Chaplain’s Letter

Pilgrimage to Wittenberg

On the 16 to 18 of November, eight pilgrims from Holy Trinity Utrecht made our way in two cars to Wittenberg Germany as part of the commemoration of the 500th year since the historic nailing of the 95 theses of Luther to the door of Castle Church in Wittenberg. The Pilgrimage was organized by Heikki Rusama, a Finnish Lutheran who, with his family, has been attending Holy Trinity over the past couple years while in the Netherlands for work.

Pilgrims at Wartburg Castle

The trip was an opportunity to reflect upon the profound movements for Reform of the Church in the 16th century. In our discussions we had a longing to understand better what happened and to give thanks for the insights about our  Christian faith that have been passed on to us. We expressed also a kind of ambivalence in our feelings about this, considering the great wound of division in the Church that Jesus founded, divisions that remain to this day, and a certain spirit that was unleashed and which has remained a temptation and scourge in Protestantism ever since. It seems that fragmentation is much easier than unity.

Daniëlle and I prepared ourselves while travelling by reading an introduction to the life and works of Luther. We arrived in Wittenberg at about 5pm on Thursday and stayed at The Old Latin School, a building from the time of Luther, that has been completely renovated and opened since 2015. It is run by The International Lutheran Society of Wittenberg Charity as a place for visitors/pilgrims and conferences and I would highly recommend it ( It is in the very centre of Wittenberg and right beside the City Church where Luther preached over 2000 sermons during his long stay in Wittenberg.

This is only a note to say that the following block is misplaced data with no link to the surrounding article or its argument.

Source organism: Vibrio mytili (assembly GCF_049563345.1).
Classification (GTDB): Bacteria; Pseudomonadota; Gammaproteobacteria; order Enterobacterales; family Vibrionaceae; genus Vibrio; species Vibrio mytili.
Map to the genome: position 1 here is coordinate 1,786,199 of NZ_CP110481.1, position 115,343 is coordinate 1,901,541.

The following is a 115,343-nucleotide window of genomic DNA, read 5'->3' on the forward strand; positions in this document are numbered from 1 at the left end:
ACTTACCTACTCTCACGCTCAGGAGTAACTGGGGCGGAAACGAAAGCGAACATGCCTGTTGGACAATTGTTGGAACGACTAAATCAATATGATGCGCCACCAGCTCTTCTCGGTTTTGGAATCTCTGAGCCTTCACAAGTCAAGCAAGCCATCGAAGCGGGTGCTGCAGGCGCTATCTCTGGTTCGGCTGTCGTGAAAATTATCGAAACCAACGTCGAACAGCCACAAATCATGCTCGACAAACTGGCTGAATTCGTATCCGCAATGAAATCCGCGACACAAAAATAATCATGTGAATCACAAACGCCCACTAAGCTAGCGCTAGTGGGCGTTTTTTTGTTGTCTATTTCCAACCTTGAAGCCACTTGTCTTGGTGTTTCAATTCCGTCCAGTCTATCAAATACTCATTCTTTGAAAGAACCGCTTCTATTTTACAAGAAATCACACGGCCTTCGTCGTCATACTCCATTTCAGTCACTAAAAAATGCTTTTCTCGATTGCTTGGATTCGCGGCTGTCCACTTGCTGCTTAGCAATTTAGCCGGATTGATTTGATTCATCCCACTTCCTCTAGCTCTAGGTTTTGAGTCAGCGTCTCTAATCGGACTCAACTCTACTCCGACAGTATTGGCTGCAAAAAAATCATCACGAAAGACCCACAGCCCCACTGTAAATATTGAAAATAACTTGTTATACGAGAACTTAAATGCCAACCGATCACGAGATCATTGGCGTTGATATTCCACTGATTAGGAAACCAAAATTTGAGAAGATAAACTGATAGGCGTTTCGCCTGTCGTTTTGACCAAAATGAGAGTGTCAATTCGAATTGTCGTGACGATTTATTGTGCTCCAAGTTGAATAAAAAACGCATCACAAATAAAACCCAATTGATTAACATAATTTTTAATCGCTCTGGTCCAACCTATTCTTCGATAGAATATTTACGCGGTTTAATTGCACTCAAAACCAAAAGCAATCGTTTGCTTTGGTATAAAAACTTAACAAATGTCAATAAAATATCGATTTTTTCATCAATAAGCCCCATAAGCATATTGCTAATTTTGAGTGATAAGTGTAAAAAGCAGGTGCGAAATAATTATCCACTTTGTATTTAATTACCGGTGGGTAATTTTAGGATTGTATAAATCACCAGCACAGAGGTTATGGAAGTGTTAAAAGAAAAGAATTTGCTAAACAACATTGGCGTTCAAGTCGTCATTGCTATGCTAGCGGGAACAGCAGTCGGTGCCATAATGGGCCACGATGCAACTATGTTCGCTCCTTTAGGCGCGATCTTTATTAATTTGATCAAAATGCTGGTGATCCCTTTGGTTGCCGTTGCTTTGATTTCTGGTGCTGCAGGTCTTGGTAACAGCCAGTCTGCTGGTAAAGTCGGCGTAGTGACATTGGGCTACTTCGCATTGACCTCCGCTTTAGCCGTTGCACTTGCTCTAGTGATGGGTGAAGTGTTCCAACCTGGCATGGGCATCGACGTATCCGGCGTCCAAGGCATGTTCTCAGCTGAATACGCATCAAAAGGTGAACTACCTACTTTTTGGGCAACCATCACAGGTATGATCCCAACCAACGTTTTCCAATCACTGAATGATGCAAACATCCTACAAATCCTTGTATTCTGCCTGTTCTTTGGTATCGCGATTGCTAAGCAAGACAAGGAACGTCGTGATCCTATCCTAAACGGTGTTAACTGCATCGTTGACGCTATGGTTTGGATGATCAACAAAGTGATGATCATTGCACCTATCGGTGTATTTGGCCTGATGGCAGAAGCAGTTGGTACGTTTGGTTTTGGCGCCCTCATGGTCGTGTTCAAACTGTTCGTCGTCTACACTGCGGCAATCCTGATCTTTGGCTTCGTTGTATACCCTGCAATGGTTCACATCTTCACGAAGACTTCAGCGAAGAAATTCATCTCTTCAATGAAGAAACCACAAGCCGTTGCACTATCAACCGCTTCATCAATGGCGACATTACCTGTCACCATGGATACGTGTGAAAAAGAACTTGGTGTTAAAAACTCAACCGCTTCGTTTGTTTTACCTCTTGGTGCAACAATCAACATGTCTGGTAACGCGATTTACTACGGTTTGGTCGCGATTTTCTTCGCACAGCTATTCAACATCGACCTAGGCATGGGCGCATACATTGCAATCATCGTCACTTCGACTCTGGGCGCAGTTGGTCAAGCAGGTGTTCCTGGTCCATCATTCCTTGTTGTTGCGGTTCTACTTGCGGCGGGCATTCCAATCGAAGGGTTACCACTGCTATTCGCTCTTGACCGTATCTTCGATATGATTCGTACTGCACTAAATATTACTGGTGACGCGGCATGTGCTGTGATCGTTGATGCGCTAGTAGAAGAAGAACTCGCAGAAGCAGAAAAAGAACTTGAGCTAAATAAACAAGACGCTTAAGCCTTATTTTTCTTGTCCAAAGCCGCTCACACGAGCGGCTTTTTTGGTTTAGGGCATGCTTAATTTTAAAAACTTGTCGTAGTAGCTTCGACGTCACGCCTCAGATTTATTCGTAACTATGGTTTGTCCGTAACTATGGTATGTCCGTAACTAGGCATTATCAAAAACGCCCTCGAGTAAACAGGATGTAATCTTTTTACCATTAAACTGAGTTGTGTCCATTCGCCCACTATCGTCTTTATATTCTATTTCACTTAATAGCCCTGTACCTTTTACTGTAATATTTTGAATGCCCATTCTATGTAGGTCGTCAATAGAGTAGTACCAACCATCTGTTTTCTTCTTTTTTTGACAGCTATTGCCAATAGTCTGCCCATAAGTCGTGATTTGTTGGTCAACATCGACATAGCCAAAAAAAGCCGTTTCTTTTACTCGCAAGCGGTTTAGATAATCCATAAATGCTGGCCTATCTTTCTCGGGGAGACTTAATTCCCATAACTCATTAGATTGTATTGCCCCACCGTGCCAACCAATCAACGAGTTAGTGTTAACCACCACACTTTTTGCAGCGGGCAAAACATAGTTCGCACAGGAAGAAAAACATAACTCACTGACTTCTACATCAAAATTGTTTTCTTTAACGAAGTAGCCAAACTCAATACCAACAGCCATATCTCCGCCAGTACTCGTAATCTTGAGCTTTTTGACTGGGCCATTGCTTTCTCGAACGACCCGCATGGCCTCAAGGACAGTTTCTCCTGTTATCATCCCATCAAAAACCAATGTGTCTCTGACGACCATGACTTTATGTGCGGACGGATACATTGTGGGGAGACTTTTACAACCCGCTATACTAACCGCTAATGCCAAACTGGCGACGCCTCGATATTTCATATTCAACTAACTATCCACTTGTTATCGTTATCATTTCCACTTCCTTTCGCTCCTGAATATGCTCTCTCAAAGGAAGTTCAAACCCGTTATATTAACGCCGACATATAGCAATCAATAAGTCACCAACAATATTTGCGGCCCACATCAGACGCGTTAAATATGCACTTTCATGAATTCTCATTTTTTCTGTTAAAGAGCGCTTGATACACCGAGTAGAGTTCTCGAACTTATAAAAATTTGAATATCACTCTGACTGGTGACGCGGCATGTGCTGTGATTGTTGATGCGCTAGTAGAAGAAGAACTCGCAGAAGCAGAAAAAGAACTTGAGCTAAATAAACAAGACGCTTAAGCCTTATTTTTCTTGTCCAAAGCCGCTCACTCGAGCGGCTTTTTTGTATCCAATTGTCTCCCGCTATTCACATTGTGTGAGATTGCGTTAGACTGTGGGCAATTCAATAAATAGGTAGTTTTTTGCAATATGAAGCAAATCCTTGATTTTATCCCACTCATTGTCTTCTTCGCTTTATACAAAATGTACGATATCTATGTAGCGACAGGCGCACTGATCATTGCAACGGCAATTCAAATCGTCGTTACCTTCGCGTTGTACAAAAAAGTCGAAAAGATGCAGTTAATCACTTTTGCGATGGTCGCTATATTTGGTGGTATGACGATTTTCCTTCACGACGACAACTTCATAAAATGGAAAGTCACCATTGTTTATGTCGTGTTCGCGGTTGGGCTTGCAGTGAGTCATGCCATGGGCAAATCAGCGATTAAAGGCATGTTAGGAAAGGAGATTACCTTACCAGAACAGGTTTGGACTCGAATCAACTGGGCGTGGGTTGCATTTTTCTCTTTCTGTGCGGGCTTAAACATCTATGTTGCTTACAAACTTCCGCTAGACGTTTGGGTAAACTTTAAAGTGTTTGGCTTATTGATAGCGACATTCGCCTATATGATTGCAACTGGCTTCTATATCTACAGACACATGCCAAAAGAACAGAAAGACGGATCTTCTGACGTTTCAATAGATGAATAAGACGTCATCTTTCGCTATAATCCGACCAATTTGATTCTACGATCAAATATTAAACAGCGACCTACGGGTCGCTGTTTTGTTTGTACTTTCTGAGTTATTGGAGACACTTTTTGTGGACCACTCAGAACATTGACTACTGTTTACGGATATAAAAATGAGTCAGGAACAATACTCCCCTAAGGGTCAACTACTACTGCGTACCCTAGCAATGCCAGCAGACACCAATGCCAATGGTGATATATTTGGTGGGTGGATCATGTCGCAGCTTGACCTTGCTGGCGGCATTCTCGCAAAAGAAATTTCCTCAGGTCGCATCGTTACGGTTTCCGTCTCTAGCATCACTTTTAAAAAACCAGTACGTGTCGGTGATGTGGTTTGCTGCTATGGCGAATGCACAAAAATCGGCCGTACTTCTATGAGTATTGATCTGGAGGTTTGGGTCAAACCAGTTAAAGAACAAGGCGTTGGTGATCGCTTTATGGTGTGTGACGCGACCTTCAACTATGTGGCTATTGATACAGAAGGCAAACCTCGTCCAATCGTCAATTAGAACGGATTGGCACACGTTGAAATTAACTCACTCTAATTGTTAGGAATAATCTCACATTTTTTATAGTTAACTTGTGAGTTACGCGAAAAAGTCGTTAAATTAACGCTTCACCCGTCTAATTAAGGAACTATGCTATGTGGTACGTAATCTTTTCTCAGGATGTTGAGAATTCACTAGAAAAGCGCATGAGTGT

After prayers in the chapel, a brief walk through the town, we ate, discussed what we’d like to see the next day and went to sleep in anticipation! Friday we saw the City Church, with its pulpit and altar and many paintings by Lucas Cranach the Elder and the Younger. The Cranachs were friends of Luther and did their part in expressing the Reformation insights in images, both in paintings and in woodcuts for written materials. We then visited Castle Church, with the door where (though since the 1960s much debated whether it happened) Luther is said to have nailed the 95 Theses. The Castle Church is also where Martin Luther and his fellow reformer, Philipp Melanchthon, are buried. The reason for the importance of the 95 Theses is that it was the beginning of a more public expression of Luther’s growing awareness of the need for profound reform of the Church. He was a monk and professor at the University and a priest, who had a ministry among the lay people as a confessor.

Luther’s Pulpit in the City Church

He was surprised that many parishioners were no longer seeking him out for confession and when he met some, they explained that they had purchase an indulgence, a piece of paper from the religious authorities promising them God’s forgiveness for past sins and future sins! We saw one of these actual certificates at the Luther House museum – nicely printed, with blank spaces that would be filled out with the name of the person and the amount they gave.  These “indulgences” were also being offered to assure mourning relatives that their beloved departed would spend less or no time in purgatory! Luther was outraged by the danger this posed to souls. He understood that forgiveness requires a penitent heart, it was not a simple a monetary transaction. The 95 Theses are a series of statements of criticism of this whole system.